It hit me like a ton of bricks. “I’m old!”
I was making a presentation to the last of my sizeable clients, wondering with increasing dismay why my pitch was going over like a Louie C.K. rant to a Southern Baptist Convention. Then it dawned on me: I was a desiccated prune talking to a half dozen women all younger than my daughter, looking at me as if I was a wizened specimen of a Neanderthal man who had actually survived the Y2K computer bug.
On the plane back to Chicago, realizing I was a character from the silent movie era in an age of streaming video, I knew if my life was to have meaning going forward I had better figure out why I was here taking up space on the Boeing 767 and in the larger sense of the question, still here on planet earth.
That was the first step, asking myself, if I’m viewed as irrelevant in our youth-oriented society, what purpose do I serve? How do I want to spend the remaining years of my life?
I had the beginning of an answer in that I was fortunate enough to be in good health and had a support system buttressed by a loving wife. But it was clear the life I was leading was out of sync with the man I had become; and even more important, the man I wanted to be.
I wondered, what were the events of the past that shaped me; why was there so much consternation with the past and disquiet about the future?
The personal inquiry led me to step two and a period of introspection. I had spent years on the therapist’s couch to identify the childhood influences that shaped my adult life but this was a more detached search, less concern about origin and more light on outcome: what gave me pleasure and pain, what bolstered my self esteem and what pummeled it?
In the quietude of my inner wisdom I discerned what was really important and what was an extension of my ego; in this sacred chamber I saw the difference between inner happiness (heart centered) and societal definitions of “success” (ego centered).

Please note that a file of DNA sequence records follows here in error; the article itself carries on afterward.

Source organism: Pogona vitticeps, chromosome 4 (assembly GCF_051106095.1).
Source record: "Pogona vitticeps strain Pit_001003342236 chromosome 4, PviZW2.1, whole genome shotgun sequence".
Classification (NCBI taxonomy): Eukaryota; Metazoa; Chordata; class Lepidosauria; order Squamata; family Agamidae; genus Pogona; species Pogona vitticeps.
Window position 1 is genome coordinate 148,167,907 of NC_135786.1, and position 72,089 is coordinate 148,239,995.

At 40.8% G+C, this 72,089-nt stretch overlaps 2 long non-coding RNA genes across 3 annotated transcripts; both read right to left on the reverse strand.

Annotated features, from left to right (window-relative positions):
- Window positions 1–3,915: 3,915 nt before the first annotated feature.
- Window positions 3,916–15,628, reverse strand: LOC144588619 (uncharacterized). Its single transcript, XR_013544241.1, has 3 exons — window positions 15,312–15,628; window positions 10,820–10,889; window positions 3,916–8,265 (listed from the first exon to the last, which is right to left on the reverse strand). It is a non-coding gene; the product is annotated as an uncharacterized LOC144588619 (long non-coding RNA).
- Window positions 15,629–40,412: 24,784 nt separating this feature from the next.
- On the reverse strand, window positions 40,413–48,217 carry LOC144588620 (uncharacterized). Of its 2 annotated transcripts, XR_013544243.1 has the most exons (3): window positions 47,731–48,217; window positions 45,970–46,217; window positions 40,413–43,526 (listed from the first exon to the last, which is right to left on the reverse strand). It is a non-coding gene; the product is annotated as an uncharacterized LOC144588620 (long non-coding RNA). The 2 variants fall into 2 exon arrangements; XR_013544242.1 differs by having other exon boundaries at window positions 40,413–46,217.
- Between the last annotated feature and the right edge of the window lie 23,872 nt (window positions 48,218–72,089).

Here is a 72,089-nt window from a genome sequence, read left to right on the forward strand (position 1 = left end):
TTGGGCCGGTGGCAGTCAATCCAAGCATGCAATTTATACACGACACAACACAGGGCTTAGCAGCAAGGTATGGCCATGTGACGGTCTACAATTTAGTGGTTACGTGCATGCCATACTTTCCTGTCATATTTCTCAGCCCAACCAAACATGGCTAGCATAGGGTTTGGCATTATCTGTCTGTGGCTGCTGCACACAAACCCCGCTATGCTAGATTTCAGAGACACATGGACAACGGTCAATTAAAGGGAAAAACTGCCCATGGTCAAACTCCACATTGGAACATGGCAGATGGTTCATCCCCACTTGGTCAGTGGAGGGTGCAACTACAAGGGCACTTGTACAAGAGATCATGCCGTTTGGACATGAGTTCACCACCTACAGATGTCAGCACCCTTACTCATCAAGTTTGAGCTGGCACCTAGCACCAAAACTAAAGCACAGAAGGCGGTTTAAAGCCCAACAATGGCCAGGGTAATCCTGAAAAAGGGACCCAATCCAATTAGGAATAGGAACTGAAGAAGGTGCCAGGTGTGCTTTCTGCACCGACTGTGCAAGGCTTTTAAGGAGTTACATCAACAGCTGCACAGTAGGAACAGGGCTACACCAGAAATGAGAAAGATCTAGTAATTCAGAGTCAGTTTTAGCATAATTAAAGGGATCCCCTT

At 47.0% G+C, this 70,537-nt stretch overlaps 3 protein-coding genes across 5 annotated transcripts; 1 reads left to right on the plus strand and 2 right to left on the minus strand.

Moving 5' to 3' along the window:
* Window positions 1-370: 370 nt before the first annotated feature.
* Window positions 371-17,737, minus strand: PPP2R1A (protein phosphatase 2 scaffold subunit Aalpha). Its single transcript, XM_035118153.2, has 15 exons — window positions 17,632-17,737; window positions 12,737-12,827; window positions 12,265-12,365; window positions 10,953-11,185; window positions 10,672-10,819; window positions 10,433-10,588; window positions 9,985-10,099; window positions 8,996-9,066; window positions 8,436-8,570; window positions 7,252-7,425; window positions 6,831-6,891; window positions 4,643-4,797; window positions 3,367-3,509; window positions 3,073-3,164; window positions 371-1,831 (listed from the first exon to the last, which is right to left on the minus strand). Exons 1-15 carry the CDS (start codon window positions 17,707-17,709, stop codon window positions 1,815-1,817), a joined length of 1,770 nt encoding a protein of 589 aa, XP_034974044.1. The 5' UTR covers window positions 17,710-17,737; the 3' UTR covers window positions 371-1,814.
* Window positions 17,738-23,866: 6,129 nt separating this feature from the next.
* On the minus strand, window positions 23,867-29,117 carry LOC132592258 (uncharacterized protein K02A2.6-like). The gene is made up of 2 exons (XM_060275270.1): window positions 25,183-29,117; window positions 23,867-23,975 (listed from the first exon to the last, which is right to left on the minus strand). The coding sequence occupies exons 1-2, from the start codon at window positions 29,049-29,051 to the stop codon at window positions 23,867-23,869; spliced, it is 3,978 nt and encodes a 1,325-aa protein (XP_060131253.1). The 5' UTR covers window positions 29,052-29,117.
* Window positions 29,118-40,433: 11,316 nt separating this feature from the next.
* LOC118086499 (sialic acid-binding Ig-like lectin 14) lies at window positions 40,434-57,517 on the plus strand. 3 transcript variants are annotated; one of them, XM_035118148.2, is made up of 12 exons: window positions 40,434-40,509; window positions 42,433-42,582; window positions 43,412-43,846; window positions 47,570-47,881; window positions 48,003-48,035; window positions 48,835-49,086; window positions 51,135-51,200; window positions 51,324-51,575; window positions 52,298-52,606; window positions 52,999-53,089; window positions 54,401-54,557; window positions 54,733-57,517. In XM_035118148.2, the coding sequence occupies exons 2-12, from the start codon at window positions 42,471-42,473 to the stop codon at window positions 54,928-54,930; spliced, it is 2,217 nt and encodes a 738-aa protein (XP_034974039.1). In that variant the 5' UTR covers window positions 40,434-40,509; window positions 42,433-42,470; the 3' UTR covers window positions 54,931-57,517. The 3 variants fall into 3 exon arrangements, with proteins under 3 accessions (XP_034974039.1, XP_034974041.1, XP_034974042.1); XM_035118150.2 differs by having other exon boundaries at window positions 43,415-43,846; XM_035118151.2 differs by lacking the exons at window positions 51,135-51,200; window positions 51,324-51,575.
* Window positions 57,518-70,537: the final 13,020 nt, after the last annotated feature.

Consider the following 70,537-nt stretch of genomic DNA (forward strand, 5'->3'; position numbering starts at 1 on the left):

Enlightened by this new clarity, I took step three, finally accepting the past “as is,” leaving behind what weighed me down and taking what buoyed me going forward. This process was more that simply denying or erasing events, it focused on the feelings of shame and regret that accompanied the mistakes of the past, and stubbornly lingered on.
It took a fierce battle with recrimination and six thousand years of ethnic guilt to see the errors of the past as “hard lessons” that taught me to be the person I am today. And it took the courage and the compassion to forgive myself. I realized I could never get rid of my pain without this personal kindness. Yogi Bhajan, the sage who brought Kundalini Yoga to the west, gave me his wisdom: If you cannot forgive yourself, you cannot forgive anybody. And then the inner anger will destroy all that you have built.
Step four was to use what I had learned to redefine how I looked at life. It’s not quite as simplistic as making lemonade out of lemons but acceptance of the past and moving away from dwelling on the man you once were to taking pleasure in being the authentic man you’ve become, creates a vast, new space for creating meaning to life and enjoying it to the max.
The yin and yang symbol is a wonderful teaching tool for those of us wrestling with the woes and worries that accompany aging. It tells us that for each loss there is a gain; an opportunity to re-frame shortfall into windfall. For example, can you see how the painful loss of a loved one can lead, over time, to a reawakened appreciation of the importance of living every day to its fullest? Or how a loss of physical energy can lead to a gain in spiritual vitality; a loss of sexual vigor to a gain in intimacy?
Now I was ready to complete step one, not only having an answer to “how do I want to live the rest of my life,” but taking step five, committing to making the answer real with an outline of resolute, specific goals. Here are mine, written in the present tense to make them actual occurrences, not hypothetical projections.
I am no longer co-dependent, deriving my sense of self-worth from the behavior of others;
When making decisions I come down on the side of love rather than looking to a quid pro quo;
I am a volunteer with organizations helping older men find relevance and purpose.
I accept death’s inevitability and shift focus to living to the fullest every day I have left.
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